students with language disorders have co-occurring learning disabilities in the
areas of reading and writing. They need direct intervention to increase their reading decoding, sight word recognition, reading fluency, and reading comprehension.
Students need practice to improve their automaticity for oral reading of sight words. Recently, I have been thinking of ways to support the special education teachers’ goal of improving the reading skills of students with reading disabilities and language disorders. Sometimes the progress is slower than we would anticipate and we are eager to close the gap when the kids are reading several grade levels behind. We discussed that the students really need to improve their sight word recognition of Fry words. Research shows that students need to read the first 300 by 3rd grade and 1000 words in 4th and 5th grade to successfully read on grade level.
I was going to make flash cards for students to take home for practice and then I stumbled across the website: http://www.uniqueteachingresources.com/Fry-1000-Instant-Words.html
The Unique Teaching Resources website is awesome because it has the Fry words flashcards for 1000 high frequency words already created! Plus, there are progress monitoring checklists for all the words. I especially like that the words are divided into sets of 10 and 20 words based on the needs of students that you are working with.
This is an excellent resource to share with parents for them to encourage their kids to practice their sight words. If you have a literacy night at your school, this is a great website to share with parents and staff to access the FREE and beneficial resources!
An added bonus on this website is that it includes 100 nouns with pictures. This is great to use with language disordered kids who are building their receptive and expressive vocabulary skills.
In a special education classroom, students sometimes practice their sight words online via a power point presentation of words. However, I think is important for them to also have access to practice their sight words with flash cards when they are on the go. They can practice reading on the bus, in the car, at home easily without having to turn on a computer. Yes I do love technology. However, I also believe back to the basics instruction is needed as well.
Students in K-2nd generally practice their sight words with hands on flash cards or other word work activities when they are learning to read. What about students in grades 3-5 or even middle and high school who are reading below grade level? They still need intervention to improve their sight word recognition and reading decoding even though they are expected at that level to read to learn. But what happens when they still need to learn sight words? Special education teachers need to make remediating this area a priority and not just teach comprehension strategies and the grade level standards despite time constraints. Yes, kids need to learning comprehension strategies but they must learn sight word and how to decode words too!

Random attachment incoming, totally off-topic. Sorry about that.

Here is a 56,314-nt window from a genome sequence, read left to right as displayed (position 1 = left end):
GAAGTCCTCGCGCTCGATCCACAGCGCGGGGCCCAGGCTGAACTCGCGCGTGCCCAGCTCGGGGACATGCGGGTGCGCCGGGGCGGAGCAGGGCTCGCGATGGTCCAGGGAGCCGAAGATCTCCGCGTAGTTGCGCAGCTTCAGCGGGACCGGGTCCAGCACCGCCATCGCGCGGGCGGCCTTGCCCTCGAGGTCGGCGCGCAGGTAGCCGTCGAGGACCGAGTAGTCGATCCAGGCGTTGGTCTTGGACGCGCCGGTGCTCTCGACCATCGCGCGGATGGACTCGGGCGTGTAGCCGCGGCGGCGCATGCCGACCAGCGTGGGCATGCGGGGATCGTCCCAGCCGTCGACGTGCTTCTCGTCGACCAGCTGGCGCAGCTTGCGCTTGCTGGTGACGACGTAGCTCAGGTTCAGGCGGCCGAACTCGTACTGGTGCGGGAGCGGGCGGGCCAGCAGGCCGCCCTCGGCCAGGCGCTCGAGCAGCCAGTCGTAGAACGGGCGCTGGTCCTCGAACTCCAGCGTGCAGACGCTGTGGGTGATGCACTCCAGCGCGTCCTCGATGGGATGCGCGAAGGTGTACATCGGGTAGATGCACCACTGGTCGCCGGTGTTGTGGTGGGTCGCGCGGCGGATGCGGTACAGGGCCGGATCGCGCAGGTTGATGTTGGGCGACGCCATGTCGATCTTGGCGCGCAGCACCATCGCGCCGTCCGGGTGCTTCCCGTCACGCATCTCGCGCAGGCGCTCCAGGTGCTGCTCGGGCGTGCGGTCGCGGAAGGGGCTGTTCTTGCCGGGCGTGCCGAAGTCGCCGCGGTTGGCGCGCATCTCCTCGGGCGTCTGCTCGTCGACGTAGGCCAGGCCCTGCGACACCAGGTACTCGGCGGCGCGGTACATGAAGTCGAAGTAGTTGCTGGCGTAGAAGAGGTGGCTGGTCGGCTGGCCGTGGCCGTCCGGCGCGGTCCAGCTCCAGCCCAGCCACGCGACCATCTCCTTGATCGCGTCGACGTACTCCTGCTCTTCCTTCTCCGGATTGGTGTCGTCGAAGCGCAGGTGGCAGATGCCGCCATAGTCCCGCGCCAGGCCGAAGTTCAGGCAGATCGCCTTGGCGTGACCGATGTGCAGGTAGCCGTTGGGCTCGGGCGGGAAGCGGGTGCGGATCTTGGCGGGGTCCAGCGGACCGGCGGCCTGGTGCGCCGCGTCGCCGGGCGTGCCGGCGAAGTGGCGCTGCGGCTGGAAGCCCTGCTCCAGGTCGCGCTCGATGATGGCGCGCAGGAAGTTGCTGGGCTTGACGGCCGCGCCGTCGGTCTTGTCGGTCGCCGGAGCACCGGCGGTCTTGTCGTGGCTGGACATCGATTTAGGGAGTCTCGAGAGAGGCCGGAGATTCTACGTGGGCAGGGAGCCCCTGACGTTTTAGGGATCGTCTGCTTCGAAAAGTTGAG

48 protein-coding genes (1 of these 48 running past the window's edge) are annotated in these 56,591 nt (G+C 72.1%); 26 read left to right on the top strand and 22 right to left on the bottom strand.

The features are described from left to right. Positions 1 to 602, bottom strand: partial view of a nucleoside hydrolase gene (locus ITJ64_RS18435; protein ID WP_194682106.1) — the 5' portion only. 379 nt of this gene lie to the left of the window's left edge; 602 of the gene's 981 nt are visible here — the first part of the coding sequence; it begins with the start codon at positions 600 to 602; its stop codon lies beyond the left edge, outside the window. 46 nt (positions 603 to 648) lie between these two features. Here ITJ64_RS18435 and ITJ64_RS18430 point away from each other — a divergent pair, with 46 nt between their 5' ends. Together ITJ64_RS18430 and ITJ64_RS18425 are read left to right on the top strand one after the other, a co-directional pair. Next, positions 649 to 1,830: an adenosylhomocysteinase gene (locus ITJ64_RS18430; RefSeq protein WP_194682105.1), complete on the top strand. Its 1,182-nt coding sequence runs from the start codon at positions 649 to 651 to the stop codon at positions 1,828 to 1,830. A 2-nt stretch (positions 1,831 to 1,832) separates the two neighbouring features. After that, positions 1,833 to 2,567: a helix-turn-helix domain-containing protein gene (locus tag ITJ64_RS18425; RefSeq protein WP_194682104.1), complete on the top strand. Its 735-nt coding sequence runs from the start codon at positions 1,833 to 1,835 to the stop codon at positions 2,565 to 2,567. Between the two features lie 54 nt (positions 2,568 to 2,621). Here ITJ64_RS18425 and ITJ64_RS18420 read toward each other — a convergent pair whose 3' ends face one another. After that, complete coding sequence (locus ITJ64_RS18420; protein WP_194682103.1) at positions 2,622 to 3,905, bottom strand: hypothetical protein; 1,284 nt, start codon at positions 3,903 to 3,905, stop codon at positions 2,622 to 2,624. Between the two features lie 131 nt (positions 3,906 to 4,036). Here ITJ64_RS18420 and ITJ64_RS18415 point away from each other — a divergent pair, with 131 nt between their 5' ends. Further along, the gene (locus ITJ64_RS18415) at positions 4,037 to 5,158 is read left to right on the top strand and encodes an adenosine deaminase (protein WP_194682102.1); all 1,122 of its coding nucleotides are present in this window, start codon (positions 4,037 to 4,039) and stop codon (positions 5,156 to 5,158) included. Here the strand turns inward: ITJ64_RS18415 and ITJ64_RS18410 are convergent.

This educational literacy website is created by a teacher for other educators and it is definitely jam packed with great FREE literacy resources along with some lesson plans available for purchase.
The website does not directly share other ideas for students to learn sight words other than flash cards. However, they can play games such as BINGO, Go Fish, and Memory to practice this skill. Dr. Edward Fry’s book is the perfect resource for this.
(Dr. Fry’s 1000 Instant Words: The Most Common Words for Teaching Reading, Writing, & Spelling). You can view a preview here:books.google.com/books?isbn=1576907570
Here is a great website if you would like to see the Fry word lists as related to the Common Core Standards for K-5th grade. http://www.k12reader.com/subject/vocabulary/fry-words/
I like that the K12 reader website reminds you to have students practice their reading sight words in contexts of sentences, paragraphs, and writing the words as well.
Thanks for reading the blog today!
* Tamara Anderson
BSL Speech & Language